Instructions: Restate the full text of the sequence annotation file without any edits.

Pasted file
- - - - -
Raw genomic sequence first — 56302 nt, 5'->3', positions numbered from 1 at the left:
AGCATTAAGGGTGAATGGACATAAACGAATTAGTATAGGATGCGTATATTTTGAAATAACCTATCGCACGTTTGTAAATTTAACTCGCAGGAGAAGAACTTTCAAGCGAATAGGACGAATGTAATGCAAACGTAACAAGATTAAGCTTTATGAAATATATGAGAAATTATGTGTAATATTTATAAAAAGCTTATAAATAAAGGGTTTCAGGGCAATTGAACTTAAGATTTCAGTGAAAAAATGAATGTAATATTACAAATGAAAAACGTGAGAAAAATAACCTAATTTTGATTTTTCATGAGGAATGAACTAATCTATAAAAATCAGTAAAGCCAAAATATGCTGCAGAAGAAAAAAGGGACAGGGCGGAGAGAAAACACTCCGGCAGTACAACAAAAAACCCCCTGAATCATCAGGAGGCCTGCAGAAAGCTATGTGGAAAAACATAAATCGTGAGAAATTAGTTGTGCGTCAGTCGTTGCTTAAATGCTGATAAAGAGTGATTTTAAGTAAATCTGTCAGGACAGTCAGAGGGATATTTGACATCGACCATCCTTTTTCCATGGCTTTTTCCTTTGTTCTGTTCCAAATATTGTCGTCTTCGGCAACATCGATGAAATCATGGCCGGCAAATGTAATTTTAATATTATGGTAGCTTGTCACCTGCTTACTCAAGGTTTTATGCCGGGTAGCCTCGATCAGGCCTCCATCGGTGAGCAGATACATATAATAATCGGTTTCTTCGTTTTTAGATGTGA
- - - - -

Raw genomic sequence first — 56302 nt, 5'->3', positions numbered from 1 at the left:
AGCATTAAGGGTGAATGGACATAAACGAATTAGTATAGGATGCGTATATTTTGAAATAACCTATCGCACGTTTGTAAATTTAACTCGCAGGAGAAGAACTTTCAAGCGAATAGGACGAATGTAATGCAAACGTAACAAGATTAAGCTTTATGAAATATATGAGAAATTATGTGTAATATTTATAAAAAGCTTATAAATAAAGGGTTTCAGGGCAATTGAACTTAAGATTTCAGTGAAAAAATGAATGTAATATTACAAATGAAAAACGTGAGAAAAATAACCTAATTTTGATTTTTCATGAGGAATGAACTAATCTATAAAAATCAGTAAAGCCAAAATATGCTGCAGAAGAAAAAAGGGACAGGGCGGAGAGAAAACACTCCGGCAGTACAACAAAAAACCCCCTGAATCATCAGGAGGCCTGCAGAAAGCTATGTGGAAAAACATAAATCGTGAGAAATTAGTTGTGCGTCAGTCGTTGCTTAAATGCTGATAAAGAGTGATTTTAAGTAAATCTGTCAGGACAGTCAGAGGGATATTTGACATCGACCATCCTTTTTCCATGGCTTTTTCCTTTGTTCTGTTCCAAATATTGTCGTCTTCGGCAACATCGATGAAATCATGGCCGGCAAATGTAATTTTAATATTATGGTAGCTTGTCACCTGCTTACTCAAGGTTTTATGCCGGGTAGCCTCGATCAGGCCTCCATCGGTGAGCAGATACATATAATAATCGGTTTCTTCGTTTTTAGATGTGA